Computational adaptive optics for broadband optical interferometric tomography of biological tissue.
ABSTRACT: Aberrations in optical microscopy reduce image resolution and contrast, and can limit imaging depth when focusing into biological samples. Static correction of aberrations may be achieved through appropriate lens design, but this approach does not offer the flexibility of simultaneously correcting aberrations for all imaging depths, nor the adaptability to correct for sample-specific aberrations for high-quality tomographic optical imaging. Incorporation of adaptive optics (AO) methods have demonstrated considerable improvement in optical image contrast and resolution in noninterferometric microscopy techniques, as well as in optical coherence tomography. Here we present a method to correct aberrations in a tomogram rather than the beam of a broadband optical interferometry system. Based on Fourier optics principles, we correct aberrations of a virtual pupil using Zernike polynomials. When used in conjunction with the computed imaging method interferometric synthetic aperture microscopy, this computational AO enables object reconstruction (within the single scattering limit) with ideal focal-plane resolution at all depths. Tomographic reconstructions of tissue phantoms containing subresolution titanium-dioxide particles and of ex vivo rat lung tissue demonstrate aberration correction in datasets acquired with a highly astigmatic illumination beam. These results also demonstrate that imaging with an aberrated astigmatic beam provides the advantage of a more uniform depth-dependent signal compared to imaging with a standard gaussian beam. With further work, computational AO could enable the replacement of complicated and expensive optical hardware components with algorithms implemented on a standard desktop computer, making high-resolution 3D interferometric tomography accessible to a wider group of users and nonspecialists.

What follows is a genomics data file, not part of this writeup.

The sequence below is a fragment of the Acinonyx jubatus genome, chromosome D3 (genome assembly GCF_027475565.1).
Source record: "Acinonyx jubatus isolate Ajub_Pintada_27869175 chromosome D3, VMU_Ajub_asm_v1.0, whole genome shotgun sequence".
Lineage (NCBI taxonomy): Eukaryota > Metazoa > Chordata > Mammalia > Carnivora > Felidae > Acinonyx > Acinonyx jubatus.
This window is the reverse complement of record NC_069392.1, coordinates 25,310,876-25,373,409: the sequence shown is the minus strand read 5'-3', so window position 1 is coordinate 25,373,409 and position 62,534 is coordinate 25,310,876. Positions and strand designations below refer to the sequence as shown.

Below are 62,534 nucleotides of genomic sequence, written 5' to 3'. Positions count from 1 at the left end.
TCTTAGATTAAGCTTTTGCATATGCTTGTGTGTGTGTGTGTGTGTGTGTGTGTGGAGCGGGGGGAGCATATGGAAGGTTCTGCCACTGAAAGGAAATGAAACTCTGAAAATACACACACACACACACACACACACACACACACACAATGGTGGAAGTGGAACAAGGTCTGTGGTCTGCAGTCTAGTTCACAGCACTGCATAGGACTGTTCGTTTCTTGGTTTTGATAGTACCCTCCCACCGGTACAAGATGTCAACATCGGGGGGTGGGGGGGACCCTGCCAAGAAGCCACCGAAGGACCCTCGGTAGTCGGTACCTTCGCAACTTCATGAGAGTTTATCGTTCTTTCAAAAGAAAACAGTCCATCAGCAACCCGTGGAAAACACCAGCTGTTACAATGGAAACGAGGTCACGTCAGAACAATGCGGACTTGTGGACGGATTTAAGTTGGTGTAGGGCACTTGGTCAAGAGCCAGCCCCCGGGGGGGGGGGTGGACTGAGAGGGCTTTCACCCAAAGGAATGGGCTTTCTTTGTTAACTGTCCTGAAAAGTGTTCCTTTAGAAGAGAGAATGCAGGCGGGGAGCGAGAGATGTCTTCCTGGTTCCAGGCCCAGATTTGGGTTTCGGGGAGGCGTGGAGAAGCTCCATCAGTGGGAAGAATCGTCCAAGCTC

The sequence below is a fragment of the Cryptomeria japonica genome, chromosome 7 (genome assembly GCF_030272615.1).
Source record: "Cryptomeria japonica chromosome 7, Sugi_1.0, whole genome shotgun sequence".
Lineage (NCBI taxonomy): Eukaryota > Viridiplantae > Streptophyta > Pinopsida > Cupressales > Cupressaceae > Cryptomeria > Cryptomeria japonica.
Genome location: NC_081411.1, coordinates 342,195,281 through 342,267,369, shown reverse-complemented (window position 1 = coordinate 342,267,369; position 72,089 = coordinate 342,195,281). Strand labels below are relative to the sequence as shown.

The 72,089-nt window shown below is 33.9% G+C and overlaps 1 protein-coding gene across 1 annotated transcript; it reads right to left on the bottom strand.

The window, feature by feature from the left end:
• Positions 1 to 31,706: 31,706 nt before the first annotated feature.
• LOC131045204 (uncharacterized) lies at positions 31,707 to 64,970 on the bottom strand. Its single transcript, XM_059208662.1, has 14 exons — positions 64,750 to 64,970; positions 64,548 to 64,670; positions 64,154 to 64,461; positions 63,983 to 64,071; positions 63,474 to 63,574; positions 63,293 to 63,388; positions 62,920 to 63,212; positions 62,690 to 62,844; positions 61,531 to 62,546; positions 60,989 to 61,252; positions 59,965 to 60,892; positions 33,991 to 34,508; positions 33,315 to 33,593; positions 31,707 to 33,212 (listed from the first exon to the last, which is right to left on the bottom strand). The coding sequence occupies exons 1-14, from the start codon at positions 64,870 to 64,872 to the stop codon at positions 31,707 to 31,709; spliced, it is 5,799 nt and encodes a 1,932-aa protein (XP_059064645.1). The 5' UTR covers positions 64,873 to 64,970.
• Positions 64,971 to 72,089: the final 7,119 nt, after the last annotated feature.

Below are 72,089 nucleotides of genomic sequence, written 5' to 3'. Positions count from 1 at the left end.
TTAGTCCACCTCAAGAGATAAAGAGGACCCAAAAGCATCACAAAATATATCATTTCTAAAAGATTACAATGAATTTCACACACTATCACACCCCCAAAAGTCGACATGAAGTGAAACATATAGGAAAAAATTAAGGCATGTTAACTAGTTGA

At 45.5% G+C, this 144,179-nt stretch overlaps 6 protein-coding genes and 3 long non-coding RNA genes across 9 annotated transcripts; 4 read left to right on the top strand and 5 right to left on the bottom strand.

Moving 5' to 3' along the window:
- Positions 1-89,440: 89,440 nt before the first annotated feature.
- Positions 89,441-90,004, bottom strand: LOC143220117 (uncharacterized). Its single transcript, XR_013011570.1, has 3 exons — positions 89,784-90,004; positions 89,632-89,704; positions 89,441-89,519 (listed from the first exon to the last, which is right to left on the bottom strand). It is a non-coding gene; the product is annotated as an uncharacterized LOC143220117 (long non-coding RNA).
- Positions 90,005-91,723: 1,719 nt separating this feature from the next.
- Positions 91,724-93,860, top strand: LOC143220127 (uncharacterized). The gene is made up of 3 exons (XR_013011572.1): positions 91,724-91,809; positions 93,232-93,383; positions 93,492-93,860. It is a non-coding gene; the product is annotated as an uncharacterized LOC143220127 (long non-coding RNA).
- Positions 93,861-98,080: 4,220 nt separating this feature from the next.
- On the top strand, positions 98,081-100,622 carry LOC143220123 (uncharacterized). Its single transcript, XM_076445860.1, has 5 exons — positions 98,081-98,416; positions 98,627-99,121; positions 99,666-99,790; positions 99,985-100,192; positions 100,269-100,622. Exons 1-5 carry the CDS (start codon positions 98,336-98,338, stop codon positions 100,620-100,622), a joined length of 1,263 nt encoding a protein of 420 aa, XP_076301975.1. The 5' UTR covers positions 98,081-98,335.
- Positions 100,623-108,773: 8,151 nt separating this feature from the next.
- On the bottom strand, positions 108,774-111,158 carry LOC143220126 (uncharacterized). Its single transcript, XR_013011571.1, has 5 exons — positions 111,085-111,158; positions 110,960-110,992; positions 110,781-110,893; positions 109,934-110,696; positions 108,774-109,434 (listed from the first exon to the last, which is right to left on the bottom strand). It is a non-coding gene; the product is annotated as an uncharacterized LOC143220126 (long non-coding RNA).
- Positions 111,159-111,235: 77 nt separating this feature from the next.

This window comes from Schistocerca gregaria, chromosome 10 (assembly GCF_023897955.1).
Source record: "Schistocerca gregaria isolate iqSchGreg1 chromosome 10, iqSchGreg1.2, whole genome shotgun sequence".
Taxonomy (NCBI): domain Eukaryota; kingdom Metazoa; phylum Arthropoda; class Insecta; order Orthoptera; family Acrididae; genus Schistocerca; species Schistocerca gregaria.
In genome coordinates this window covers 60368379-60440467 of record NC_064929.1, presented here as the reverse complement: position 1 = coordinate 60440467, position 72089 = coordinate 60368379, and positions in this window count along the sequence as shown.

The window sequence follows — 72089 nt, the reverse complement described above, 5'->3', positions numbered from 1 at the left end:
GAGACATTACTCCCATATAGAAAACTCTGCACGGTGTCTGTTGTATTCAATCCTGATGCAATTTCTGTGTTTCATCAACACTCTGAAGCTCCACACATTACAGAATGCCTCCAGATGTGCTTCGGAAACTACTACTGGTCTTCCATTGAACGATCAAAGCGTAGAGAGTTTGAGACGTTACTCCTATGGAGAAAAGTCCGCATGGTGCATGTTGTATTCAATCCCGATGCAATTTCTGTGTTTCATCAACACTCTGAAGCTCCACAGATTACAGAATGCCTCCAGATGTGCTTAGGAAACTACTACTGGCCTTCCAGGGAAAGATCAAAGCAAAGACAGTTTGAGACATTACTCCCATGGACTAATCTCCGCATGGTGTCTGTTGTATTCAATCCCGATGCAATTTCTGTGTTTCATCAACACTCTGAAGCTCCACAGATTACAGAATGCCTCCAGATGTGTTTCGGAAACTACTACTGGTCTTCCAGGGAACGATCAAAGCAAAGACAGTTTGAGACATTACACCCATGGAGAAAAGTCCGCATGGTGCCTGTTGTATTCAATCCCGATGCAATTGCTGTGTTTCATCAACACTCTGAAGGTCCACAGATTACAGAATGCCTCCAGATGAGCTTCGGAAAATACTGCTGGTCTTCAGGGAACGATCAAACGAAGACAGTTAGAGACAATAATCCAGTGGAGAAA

Project description:We have developed an adaptive optics photoacoustic microscope (AO-PAM) for high-resolution imaging of biological tissues, especially the retina. To demonstrate the feasibility of AO-PAM we first designed the AO system to correct the wavefront errors of the illuminating light of PAM. The aberrations of the optical system delivering the illuminating light to the sample in PAM was corrected with a close-loop AO system consisting of a 141-element MEMS-based deformable mirror (DM) and a Shack-Hartmann (SH) wavefront sensor operating at 15 Hz. The photoacoustic signal induced by the illuminating laser beam was detected by a custom-built needle ultrasonic transducer. When the wavefront errors were corrected by the AO system, the lateral resolution of PAM was measured to be better than 2.5 µm using a low NA objective lens. We tested the system on imaging ex vivo ocular samples, e.g., the ciliary body and retinal pigment epithelium (RPE) of a pig eye. The AO-PAM images showed significant quality improvement. For the first time we were able to resolve single RPE cells with PAM.
Project description:We have built a setup for 3D single molecule localisation microscopy (SMLM) where a very high resolution is achieved by, firstly, the use of two objectives instead of one and, secondly, minimizing optical aberrations by refractive index matching with a glycerol-water mixture as immersion medium in conjunction with glycerol-immersion objectives. Multiple optical paths of the microscope allow to switch between astigmatic and interferometric localisation along the optical axis, thus enabling a direct comparison of the performance of these localisation methods.